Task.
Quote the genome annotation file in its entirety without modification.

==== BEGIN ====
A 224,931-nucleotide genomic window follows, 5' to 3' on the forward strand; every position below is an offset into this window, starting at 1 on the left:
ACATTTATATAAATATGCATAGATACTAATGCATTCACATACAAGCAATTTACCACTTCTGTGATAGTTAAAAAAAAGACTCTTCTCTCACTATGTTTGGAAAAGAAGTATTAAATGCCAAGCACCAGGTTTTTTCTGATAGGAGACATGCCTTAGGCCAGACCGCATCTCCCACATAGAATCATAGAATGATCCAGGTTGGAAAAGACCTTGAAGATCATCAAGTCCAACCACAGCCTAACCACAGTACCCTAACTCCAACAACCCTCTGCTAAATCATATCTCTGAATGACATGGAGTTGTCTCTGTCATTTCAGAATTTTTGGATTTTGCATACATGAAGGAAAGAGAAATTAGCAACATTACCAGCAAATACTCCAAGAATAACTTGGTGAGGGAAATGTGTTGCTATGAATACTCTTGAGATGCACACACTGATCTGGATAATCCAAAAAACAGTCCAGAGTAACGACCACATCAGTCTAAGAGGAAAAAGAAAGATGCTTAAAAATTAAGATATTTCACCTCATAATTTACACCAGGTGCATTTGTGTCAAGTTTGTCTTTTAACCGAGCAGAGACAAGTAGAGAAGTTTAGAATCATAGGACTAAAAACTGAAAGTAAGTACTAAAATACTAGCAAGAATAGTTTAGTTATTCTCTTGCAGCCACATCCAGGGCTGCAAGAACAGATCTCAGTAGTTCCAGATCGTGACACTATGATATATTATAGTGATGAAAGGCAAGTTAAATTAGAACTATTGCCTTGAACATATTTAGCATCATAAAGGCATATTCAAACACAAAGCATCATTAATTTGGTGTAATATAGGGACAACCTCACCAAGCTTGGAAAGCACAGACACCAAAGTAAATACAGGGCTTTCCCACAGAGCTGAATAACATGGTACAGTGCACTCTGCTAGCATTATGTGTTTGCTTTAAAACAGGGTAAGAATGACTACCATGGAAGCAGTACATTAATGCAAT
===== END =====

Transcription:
A 224,931-nucleotide genomic window follows, 5' to 3' on the forward strand; every position below is an offset into this window, starting at 1 on the left:
ACATTTATATAAATATGCATAGATACTAATGCATTCACATACAAGCAATTTACCACTTCTGTGATAGTTAAAAAAAAGACTCTTCTCTCACTATGTTTGGAAAAGAAGTATTAAATGCCAAGCACCAGGTTTTTTCTGATAGGAGACATGCCTTAGGCCAGACCGCATCTCCCACATAGAATCATAGAATGATCCAGGTTGGAAAAGACCTTGAAGATCATCAAGTCCAACCACAGCCTAACCACAGTACCCTAACTCCAACAACCCTCTGCTAAATCATATCTCTGAATGACATGGAGTTGTCTCTGTCATTTCAGAATTTTTGGATTTTGCATACATGAAGGAAAGAGAAATTAGCAACATTACCAGCAAATACTCCAAGAATAACTTGGTGAGGGAAATGTGTTGCTATGAATACTCTTGAGATGCACACACTGATCTGGATAATCCAAAAAACAGTCCAGAGTAACGACCACATCAGTCTAAGAGGAAAAAGAAAGATGCTTAAAAATTAAGATATTTCACCTCATAATTTACACCAGGTGCATTTGTGTCAAGTTTGTCTTTTAACCGAGCAGAGACAAGTAGAGAAGTTTAGAATCATAGGACTAAAAACTGAAAGTAAGTACTAAAATACTAGCAAGAATAGTTTAGTTATTCTCTTGCAGCCACATCCAGGGCTGCAAGAACAGATCTCAGTAGTTCCAGATCGTGACACTATGATATATTATAGTGATGAAAGGCAAGTTAAATTAGAACTATTGCCTTGAACATATTTAGCATCATAAAGGCATATTCAAACACAAAGCATCATTAATTTGGTGTAATATAGGGACAACCTCACCAAGCTTGGAAAGCACAGACACCAAAGTAAATACAGGGCTTTCCCACAGAGCTGAATAACATGGTACAGTGCACTCTGCTAGCATTATGTGTTTGCTTTAAAACAGGGTAAGAATGACTACCATGGAAGCAGTACATTAATGCAAT